This anti-weed member of the Kennedy family cashes in on opioid-addiction
His opposition to medical cannabis might have to do with his financial ties to pharmaceutical companies.
Former Democratic Representative Patrick Kennedy, a prominent voice in addiction treatment advocacy, has made more than $1 million from salaries and equity in companies looking to cash in on the Trump administration’s budget for addressing the opioid crisis.
While the former Rhode Island congressman and member of the Kennedy family hung up his post as a congressman in 2011, he’s remained a politically prominent figure and even served on President Trump’s opioid commission. Along with Kennedy on the commission were Governors Chris Christie, Charlie Baker, and Roy Cooper, along with Professor Bertha Madras and Florida Attorney General Pam Bondi.
Despite evidence and widespread support for marijuana to be considered as a tool to combat the nation’s opioid crisis, those on the commission’s opinions about marijuana legalization span from apprehension to outright opposition.
In Kennedy’s case, his opposition to marijuana may have to do with his financial ties to companies that could see a dip in profits should marijuana be embraced as an alternative treatment for opioid use disorders.
Kennedy, for example, held a position as the CEO of the Kennedy Forum, a non-profit meant to support behavioral health initiatives (including combating addiction), which receives funding from major drug manufacturers and addiction-treatment businesses. But the type of addiction treatment that the Kennedy Forum supports are known as medication-assisted treatment (MAT), which doesn’t include marijuana.
Medication-assisted treatments include drugs like Suboxone and methadone, which are widely used and supported in the medical community, but also highly criticized by many experts. Research has shown these drugs to be effective in helping those with opioid use disorders get off of, and stay off of, opioids like heroin. However, they’re also opioids themselves, and often shackle patients to clinics for many years where these drugs are dispensed, which require patients to return frequently and at inconvenient hours of the day.
Between 2014 and 2016, according to Politico, Kennedy received over $1.1 million in payments from the Kennedy Forum, which specifically bolsters medication-assisted treatments.
He’s also on the boards of eight corporations—from which he earns director fees and holds equity—that are seeking to profit from the Trump administration’s opioid crisis response budget. This doesn’t include any provisions for cannabis. Many of these companies are invested in medication-assisted treatments and drugs for opioid use disorders.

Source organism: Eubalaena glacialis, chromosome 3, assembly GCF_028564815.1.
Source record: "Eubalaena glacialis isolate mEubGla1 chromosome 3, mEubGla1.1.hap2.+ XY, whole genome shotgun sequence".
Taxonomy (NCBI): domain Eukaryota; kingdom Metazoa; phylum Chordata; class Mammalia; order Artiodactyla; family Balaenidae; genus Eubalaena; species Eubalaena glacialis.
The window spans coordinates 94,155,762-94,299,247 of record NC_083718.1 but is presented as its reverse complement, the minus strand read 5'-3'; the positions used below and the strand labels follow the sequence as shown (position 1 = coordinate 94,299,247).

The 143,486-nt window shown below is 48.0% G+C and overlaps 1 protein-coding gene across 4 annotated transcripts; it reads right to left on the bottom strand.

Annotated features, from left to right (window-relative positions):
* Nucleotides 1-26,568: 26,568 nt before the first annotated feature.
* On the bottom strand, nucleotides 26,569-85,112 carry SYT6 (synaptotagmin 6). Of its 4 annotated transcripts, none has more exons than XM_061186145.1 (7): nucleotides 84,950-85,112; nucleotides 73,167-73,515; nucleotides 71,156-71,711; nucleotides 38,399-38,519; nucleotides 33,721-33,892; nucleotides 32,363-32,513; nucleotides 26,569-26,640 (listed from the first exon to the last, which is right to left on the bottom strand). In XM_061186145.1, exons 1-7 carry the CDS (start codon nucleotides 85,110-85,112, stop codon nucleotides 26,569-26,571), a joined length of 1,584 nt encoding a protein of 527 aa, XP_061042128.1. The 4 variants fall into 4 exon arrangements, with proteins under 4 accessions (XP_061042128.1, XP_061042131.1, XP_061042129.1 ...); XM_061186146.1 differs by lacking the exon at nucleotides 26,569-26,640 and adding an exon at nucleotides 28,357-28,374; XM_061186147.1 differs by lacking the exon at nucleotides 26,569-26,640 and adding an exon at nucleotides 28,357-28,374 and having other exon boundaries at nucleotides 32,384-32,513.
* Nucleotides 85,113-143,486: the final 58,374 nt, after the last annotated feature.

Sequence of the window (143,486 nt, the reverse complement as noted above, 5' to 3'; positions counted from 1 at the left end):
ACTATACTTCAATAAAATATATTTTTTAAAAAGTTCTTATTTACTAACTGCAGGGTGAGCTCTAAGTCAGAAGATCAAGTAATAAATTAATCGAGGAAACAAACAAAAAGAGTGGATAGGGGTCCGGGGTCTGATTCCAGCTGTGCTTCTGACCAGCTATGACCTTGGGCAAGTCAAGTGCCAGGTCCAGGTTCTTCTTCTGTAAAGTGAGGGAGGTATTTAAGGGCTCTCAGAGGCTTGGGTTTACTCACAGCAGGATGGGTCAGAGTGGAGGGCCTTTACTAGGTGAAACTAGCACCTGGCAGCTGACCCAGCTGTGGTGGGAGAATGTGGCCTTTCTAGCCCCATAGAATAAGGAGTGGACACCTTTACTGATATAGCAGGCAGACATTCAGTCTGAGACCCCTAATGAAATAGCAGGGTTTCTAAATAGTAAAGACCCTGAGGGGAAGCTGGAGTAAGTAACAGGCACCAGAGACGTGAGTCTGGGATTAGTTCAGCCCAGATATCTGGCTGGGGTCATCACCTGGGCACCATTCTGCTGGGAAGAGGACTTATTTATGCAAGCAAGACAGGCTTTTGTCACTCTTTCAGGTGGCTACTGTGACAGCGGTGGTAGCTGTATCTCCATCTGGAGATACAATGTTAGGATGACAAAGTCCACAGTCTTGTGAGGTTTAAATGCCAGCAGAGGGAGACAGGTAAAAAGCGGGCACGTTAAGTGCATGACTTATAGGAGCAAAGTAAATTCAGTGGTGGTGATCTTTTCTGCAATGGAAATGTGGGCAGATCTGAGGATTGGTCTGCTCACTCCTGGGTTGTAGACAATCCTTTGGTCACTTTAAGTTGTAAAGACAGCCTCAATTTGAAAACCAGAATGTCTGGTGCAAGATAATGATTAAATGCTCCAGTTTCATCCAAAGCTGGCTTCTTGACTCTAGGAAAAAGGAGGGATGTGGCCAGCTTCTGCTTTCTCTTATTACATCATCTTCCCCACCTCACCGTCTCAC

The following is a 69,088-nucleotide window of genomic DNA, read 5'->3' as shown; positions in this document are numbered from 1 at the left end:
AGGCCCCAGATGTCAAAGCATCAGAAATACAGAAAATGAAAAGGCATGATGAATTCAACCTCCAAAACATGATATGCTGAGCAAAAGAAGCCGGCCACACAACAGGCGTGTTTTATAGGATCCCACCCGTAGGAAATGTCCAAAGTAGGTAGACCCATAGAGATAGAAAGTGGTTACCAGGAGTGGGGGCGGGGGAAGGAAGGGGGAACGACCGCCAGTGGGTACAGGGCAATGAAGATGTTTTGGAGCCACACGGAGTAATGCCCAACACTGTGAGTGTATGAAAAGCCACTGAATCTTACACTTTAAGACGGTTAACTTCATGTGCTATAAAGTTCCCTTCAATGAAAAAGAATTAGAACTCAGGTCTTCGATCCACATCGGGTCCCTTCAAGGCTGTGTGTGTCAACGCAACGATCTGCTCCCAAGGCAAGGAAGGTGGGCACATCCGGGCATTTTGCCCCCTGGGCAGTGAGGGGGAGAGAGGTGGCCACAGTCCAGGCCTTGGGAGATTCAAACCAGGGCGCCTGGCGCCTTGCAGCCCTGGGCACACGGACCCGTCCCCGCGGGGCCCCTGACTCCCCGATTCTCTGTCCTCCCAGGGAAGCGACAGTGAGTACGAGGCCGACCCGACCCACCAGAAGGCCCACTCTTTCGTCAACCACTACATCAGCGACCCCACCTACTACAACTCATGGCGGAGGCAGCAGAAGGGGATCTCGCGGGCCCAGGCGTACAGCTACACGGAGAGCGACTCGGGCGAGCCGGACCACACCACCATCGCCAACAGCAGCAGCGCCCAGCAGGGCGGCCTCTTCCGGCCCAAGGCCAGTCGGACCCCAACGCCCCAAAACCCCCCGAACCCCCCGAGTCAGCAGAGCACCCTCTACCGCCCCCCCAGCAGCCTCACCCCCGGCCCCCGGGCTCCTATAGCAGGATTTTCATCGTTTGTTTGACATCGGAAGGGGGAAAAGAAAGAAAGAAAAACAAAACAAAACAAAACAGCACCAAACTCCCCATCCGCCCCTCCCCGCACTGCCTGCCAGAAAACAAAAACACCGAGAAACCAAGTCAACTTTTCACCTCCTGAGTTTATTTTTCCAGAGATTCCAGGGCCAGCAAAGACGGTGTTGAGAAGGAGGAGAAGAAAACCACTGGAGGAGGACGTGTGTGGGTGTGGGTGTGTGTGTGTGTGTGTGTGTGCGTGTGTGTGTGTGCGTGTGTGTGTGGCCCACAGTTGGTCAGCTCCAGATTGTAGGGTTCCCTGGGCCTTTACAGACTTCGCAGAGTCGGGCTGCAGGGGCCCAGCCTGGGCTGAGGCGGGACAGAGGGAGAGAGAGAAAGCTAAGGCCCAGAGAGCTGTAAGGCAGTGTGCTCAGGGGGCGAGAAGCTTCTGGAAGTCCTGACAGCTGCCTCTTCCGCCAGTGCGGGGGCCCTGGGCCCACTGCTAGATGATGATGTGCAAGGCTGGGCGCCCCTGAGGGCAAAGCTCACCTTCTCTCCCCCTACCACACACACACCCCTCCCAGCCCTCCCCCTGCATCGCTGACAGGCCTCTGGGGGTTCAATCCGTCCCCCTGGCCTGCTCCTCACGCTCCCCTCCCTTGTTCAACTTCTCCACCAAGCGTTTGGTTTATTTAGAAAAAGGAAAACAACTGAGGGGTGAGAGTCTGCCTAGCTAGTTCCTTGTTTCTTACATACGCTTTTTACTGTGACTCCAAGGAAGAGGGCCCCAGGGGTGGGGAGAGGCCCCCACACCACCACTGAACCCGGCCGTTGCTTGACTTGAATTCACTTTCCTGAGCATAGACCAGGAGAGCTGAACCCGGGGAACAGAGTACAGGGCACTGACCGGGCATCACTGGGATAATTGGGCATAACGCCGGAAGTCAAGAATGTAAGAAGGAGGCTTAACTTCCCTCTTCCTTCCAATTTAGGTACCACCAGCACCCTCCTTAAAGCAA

These companies include CleanSlate Centers, Axial Healthcare, Braeburn Pharmaceuticals, and InteraXon.
Kennedy, who profits from the government’s spending on these drugs and programs, has pushed his lawmaking colleagues to allocate more money for these types of addiction and mental health programs.
While Kennedy personally benefits from this spending, his efforts have also benefited many seeking certain medication-assisted treatments for addiction and mental health issues. Kennedy had a meeting with Labor Secretary Alex Acosta, this past November, for example, and successfully convinced him to support legislation that requires insurers to cover healthcare costs related to mental illnesses and addiction.
However, those who prefer to use marijuana as a treatment for opioid use disorders will not see any benefit from Kennedy’s advocacy.
“Do you agree with the proposition that exposing more of our youth to this damaging new chemical, THC, that is higher potency than it’s ever been and is coming in more strains and forms and foods and drinks and everything else—do you think that’s a smart thing for our country’s future?” Said Kennedy to USA Today’s North Jersey website. “If we’ve learned anything from Purdue Pharma it’s that when there’s money at stake to market an addictive product they’re going to keep marketing until they can market no more.” Said Kennedy in his argument against supporting “Big Marijuana.”
Companies like Janssen, a pharmaceutical company that is currently being sued alongside Purdue Pharma for their role in proliferating the opioid crisis, has admitted to donating small amounts of money to the Kennedy Forum.